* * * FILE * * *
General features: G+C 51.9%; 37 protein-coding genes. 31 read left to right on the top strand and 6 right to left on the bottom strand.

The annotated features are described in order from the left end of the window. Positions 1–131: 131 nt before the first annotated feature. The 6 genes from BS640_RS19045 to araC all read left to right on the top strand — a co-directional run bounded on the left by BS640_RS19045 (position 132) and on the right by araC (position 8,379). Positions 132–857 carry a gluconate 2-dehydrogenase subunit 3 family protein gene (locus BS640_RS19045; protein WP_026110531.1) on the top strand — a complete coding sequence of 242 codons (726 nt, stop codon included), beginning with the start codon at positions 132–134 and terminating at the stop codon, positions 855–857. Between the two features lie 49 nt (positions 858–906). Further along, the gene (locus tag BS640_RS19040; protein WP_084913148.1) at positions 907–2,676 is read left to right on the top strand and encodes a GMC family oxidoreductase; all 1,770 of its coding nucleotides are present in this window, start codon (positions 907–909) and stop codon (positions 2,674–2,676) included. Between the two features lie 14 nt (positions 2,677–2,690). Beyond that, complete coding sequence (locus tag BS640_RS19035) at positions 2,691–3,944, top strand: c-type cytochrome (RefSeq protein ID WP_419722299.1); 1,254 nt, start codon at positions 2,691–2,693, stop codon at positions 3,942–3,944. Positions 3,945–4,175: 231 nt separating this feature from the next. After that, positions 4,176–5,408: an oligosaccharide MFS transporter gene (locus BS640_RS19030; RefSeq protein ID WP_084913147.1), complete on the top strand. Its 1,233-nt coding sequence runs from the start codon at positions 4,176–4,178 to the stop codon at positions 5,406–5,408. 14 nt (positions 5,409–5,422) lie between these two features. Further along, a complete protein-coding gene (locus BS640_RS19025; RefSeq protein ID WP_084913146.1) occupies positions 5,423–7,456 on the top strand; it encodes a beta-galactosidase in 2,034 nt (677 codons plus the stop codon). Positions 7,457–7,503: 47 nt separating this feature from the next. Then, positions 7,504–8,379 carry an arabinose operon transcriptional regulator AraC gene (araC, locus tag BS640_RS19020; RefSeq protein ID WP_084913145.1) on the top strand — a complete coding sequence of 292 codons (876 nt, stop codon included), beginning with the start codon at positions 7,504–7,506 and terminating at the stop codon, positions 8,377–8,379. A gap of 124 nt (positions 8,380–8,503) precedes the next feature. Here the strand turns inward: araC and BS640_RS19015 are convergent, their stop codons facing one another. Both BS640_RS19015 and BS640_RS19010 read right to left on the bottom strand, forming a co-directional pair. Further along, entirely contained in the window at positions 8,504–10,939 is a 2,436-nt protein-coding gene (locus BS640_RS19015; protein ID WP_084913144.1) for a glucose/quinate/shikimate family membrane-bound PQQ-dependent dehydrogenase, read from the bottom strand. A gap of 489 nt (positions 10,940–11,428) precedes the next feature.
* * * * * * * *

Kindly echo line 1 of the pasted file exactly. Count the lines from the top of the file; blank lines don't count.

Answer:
General features: G+C 51.9%; 37 protein-coding genes. 31 read left to right on the top strand and 6 right to left on the bottom strand.